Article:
Doorbells: Covid-19 Film 2020
Doorbells Covid-19 is a humorous, poignant and reflective film short, based on the live performance and film short of Doorbells: Dreaming for the Future, that asks questions about where and how we live as we grow older and especially during a pandemic.
Whether living alone, ageing without children or caring for others, what are our options? How do Kathleen’s choices resonate with our own decisions about how we live? What choices do we really have about where we live now and in the future?
Doorbells Covid-19 has been commissioned by Care & Repair England and Elders Council of Newcastle and is supported by Rayne Foundation and Arts Council Emergency Funding..and involved two national fully booked webinars where the film was an artistic provocation into the debate and especially for those living in isolation and during a global pandemic.
Each film screening was followed by an informal Q&A and a discussion in small groups about housing and ageing and trying to live more connected lives, share your thoughts and questions about where and how we live as we grow older.
Thinking about the character (as well as your own experiences), has the film prompted you to think about your current housing, where and how you’re living? If so, how?
The discussion is part of Northumbria University’s evaluation of the Doorbells project and some of the anonymised discussion notes may be used in project reports and journal articles. Input will help the Doorbells team to research ways of improving housing services for older people, people ageing without children, and carers to be more integrated and have a recognised voice in policies going forward.
The webinars had attendees from across the country and involved national partners – Rayne Foundation, Care & Repair England alongside Skimstone Arts, Elders Council and Northumbria University. We also had interviews and featured on Radio Tyneside and Llarn Radio which talk about how the arts instigates provocations around themes that include those isolated.
Recorded responses from participants of all ages at VOICE GLOBAL webinar:
“It was very inspiring.”
“I think this film is a fantastic way to engage people in talking about age, loneliness and social interactions during lockdown. I think this film is far more powerful to people than a Powerpoint.”
“You’ve dealt with this whole thing brilliantly because the film really got me thinking. This has been such a wonderful experience for me.“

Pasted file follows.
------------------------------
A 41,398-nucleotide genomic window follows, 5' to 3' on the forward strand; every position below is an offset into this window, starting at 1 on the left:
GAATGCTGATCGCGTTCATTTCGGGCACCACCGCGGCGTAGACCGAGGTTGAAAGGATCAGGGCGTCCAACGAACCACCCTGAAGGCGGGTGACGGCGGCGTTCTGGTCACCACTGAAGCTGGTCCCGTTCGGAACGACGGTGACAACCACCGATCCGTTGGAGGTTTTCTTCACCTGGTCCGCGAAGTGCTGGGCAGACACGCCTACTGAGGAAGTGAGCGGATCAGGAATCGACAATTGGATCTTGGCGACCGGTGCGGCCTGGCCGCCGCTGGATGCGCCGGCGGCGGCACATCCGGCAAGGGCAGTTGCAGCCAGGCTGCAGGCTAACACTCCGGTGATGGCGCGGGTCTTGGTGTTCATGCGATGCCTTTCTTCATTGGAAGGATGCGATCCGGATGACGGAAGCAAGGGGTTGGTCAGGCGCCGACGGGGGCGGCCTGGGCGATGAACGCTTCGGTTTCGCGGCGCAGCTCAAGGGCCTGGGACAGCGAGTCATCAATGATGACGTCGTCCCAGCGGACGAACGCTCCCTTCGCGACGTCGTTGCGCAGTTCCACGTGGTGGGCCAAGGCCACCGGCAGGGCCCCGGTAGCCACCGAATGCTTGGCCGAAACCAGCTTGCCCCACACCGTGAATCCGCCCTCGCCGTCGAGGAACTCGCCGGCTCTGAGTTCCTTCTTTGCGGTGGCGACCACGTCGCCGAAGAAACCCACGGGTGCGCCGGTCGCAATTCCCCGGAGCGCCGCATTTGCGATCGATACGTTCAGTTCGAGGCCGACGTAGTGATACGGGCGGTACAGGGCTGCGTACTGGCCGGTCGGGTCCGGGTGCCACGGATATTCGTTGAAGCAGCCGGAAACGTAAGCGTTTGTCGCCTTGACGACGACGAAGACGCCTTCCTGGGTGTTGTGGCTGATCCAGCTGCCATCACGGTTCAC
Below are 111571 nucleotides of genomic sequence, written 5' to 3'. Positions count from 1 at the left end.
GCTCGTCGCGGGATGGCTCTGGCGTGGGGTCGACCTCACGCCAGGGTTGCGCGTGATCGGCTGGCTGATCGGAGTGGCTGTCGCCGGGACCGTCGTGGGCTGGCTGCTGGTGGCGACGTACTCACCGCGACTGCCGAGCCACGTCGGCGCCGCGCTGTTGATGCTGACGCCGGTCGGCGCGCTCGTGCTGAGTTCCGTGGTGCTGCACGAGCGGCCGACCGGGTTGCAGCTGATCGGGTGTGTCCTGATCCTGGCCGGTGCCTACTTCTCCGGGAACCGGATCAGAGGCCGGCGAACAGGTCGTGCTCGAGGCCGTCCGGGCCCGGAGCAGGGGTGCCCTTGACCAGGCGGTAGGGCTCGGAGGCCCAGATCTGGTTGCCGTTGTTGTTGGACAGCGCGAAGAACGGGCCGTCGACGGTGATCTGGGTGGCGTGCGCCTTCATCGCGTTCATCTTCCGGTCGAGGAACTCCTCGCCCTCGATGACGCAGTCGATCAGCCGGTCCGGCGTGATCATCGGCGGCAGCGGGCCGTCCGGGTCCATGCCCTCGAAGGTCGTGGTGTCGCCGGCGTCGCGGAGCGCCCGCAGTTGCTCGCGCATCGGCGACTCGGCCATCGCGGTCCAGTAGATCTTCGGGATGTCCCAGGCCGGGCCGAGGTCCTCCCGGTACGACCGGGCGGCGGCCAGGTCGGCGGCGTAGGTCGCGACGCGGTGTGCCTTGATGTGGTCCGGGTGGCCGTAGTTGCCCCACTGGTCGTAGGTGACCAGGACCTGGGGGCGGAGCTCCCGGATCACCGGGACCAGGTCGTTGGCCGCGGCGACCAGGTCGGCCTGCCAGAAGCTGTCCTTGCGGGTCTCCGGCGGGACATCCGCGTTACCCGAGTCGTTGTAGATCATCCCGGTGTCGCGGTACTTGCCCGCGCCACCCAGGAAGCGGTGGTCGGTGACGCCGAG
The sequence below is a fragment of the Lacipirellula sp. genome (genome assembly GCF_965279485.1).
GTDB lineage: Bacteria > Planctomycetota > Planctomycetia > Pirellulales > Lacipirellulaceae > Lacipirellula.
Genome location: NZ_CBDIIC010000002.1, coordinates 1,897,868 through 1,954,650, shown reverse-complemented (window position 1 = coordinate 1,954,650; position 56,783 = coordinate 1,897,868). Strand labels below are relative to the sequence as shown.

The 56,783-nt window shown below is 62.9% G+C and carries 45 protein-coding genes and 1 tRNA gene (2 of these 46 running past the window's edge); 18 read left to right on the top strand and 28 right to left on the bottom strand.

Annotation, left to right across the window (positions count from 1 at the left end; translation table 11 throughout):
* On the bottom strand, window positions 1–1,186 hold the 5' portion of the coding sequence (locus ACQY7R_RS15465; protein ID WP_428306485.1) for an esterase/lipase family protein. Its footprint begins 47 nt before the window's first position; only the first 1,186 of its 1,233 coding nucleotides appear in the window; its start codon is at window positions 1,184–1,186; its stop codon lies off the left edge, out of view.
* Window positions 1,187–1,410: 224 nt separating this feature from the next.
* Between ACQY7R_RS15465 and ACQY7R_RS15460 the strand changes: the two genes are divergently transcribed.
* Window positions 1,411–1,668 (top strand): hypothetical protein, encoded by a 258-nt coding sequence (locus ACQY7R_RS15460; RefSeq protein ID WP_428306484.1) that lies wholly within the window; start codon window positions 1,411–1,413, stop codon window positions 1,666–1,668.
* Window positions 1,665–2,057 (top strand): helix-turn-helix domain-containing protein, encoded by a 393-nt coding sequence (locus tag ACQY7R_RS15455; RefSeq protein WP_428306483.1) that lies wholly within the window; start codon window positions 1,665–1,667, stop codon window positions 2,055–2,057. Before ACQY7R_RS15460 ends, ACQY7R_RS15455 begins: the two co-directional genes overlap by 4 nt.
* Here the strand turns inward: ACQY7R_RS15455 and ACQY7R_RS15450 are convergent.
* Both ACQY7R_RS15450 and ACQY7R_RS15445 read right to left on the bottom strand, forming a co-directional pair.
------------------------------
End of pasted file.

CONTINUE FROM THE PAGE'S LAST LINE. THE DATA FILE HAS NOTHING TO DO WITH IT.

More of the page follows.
Emailed responses following the Fuse webinar. “I just wanted to say again (to you and the team behind Doorbells) that I thoroughly enjoyed the film format. It was humorous, sad, thought-provoking, relatable and very relevant. Using film has the ability to reach a far wider audience than a presentation ever would. I’m sure there will be a lot of interest on social media, from housing associations, charities, community groups, LAs etc. on the issues raised in the film when it goes out more widely. Good luck with it all.“ Annmarie Ruse, Assistant Administrator AskFuse and ARC NENC integration theme, Teeside University
“Hi, just wanted to drop you a line to say how much I enjoyed the Doorbells Event yesterday, it was really thought-provoking and the discussion group was very interesting too. I loved the film (it should be on mainstream TV – it’s such an important topic). Housing and having financial security in later life are such important issues, especially at the moment and it’s great that you have been able to reach new audiences in this way. Thanks once again for all your hard work – it was definitely worth it!” Lynne Livsey, Community Wellbeing Officer, Adult Social Care and Integrated Services Newcastle City Council
“I enjoyed your “Doorbells” short, as both a unique way of getting the message across of Social Distancing, but also highlighting what can be achieved even such conditions with regard to filmmaking projects. All credit to you and those involved. I though the use of other actors, cut-aways and flashbacks very imaginative in their use. They kept the story alive whereas a single monologue style might have felt a bit repetitive and “talking Heads”, even though there was just one head.” Phillip